99mTc-Labeled trans-1,2-cyclohexyldinitrilo tetramethylene phosphonic acid


Panwar P, Chuttani K, Mishra P, et al.

Publication Details



In vitro Rodents



Cancers such as those of the breast, prostate, kidney, and thyroid have a high incidence of metastases, particularly in the bone, which results in bone resorption, pain, hypercalcemia, spinal compression, decreased mobility, and even fractures (1). In addition, osteoporosis (bone resorption), a common condition experienced most frequently by menopausal women as well as aging women and men, often leads to bone fractures in these individuals (2). Although chemo- and radiotherapy are often used to treat bone metastases, none of these treatments control the progression of this disease or result in a better prognosis for the patient. Because of their attraction to hydroxyapatite, a major component of bone, bisphosponates (BPs) or their nitrogen-containing derivatives (N-BPs) are the most commonly used compounds for the selective targeting and treatment of bone-related ailments observed during cancer metastases or osteoporosis (3, 4). The chemical structure, characteristics, and pharmacological behavior of BPs and their derivatives have been described by Hirabayashi and Fujisaki (3). Briefly, the parent BP compound contains a characteristic phosphate-carbon-phosphate (P-C-P) bond that is resistant to enzymatic digestion and has no substitution at the central carbon (5); N-BPs, however, have a nitrogen-containing moiety substituted on the carbon atom (6). BPs and N-BPs have been shown to inhibit bone-related events by different mechanisms (7), and N-BPs were reported to be 100- to 10,000-fold more potent than BPs (8). Both BPs and N-BPs are approved by the United States Food and Drug Administration for the treatment of bone diseases such as osteoporosis, Paget’s disease of the bone, hypercalcemia, and bone metastases. In addition, these drugs are being evaluated in clinical trials for the treatment and imaging of different bone-related disorders.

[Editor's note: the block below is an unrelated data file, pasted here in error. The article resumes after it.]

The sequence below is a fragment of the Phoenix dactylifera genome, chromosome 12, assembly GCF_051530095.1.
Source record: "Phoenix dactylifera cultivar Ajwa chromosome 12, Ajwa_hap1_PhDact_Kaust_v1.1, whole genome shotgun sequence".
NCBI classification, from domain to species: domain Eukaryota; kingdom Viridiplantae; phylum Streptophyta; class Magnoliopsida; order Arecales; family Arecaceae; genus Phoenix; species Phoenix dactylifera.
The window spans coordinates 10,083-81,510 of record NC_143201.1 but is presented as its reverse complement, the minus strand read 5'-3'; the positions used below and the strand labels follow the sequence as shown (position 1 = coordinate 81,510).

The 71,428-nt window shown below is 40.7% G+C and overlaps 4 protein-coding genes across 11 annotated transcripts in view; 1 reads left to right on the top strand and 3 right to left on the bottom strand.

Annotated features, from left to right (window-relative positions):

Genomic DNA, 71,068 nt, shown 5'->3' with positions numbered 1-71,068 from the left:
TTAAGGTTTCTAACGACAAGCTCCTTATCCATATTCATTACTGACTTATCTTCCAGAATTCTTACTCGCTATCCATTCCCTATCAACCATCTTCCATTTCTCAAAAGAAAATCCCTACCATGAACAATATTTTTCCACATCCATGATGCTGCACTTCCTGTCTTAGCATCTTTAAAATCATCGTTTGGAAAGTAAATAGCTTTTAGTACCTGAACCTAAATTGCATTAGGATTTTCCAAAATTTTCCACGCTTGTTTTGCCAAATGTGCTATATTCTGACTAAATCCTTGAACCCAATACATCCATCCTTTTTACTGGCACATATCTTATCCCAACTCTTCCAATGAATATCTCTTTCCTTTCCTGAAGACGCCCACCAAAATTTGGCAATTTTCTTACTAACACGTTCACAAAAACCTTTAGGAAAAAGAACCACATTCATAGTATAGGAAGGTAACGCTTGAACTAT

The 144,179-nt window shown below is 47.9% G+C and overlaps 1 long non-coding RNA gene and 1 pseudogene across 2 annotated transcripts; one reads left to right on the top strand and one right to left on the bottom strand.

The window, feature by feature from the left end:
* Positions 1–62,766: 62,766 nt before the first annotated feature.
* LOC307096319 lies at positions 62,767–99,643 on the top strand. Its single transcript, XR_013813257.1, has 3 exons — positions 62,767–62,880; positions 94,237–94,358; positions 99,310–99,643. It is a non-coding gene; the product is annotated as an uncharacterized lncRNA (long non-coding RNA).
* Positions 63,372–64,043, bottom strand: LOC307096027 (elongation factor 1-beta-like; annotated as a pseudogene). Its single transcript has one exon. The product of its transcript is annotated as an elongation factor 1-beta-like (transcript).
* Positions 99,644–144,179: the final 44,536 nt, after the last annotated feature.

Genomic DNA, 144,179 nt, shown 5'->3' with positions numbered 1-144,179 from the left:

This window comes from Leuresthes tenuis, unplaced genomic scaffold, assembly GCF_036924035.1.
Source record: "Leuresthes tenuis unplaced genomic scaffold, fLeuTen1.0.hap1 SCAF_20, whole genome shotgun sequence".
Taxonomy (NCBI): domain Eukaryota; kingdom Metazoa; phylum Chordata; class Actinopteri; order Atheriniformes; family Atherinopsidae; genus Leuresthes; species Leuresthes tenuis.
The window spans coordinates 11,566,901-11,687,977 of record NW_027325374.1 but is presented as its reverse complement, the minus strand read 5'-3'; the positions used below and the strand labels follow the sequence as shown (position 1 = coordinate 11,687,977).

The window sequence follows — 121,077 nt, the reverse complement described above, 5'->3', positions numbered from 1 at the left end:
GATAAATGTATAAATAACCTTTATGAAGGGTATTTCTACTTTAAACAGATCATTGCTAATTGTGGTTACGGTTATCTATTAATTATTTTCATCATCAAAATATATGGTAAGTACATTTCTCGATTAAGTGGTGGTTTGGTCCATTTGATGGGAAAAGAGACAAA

Accurate and early noninvasive detection of osteoporosis or bone metastases can assist in the development of a suitable treatment strategy and possibly improve the prognosis for a patient. Radiolabeled BPs, such as methyl diphosphonate (MDP) (9), hydroxymethylene diphosphonate, 1-hydroxyethylene diphosphonate, etc., are often used as imaging agents for the detection of bone remodeling (e.g., during cancer metastases) or repair (e.g., after a fracture) because these compounds tend to accumulate in osteoclasts at active bone sites (10). Although radiolabeled N-BPs have been used for the therapy of bone cancer in animals (11) and humans (12), no N-BPs have been evaluated or used for bone imaging. Panwar et al. (13) synthesized a 99mTc-labeled multidentated N-BP, trans-1,2-cyclohexyldinitrilo tetramethylene phosphonic acid (99mTc-CDTMP) and investigated its biodistribution in mice. The investigators also compared the whole-body scintigraphic images of rabbits treated with 99mTc-CDTMP with those obtained after treatment with 99mTc-MDP. In addition, imaging with 99mTc-CDTMP was performed on cancer patients with bone metastases, and the ratios of radioactivity accumulated in the bone lesion to soft tissue and the normal bone were determined.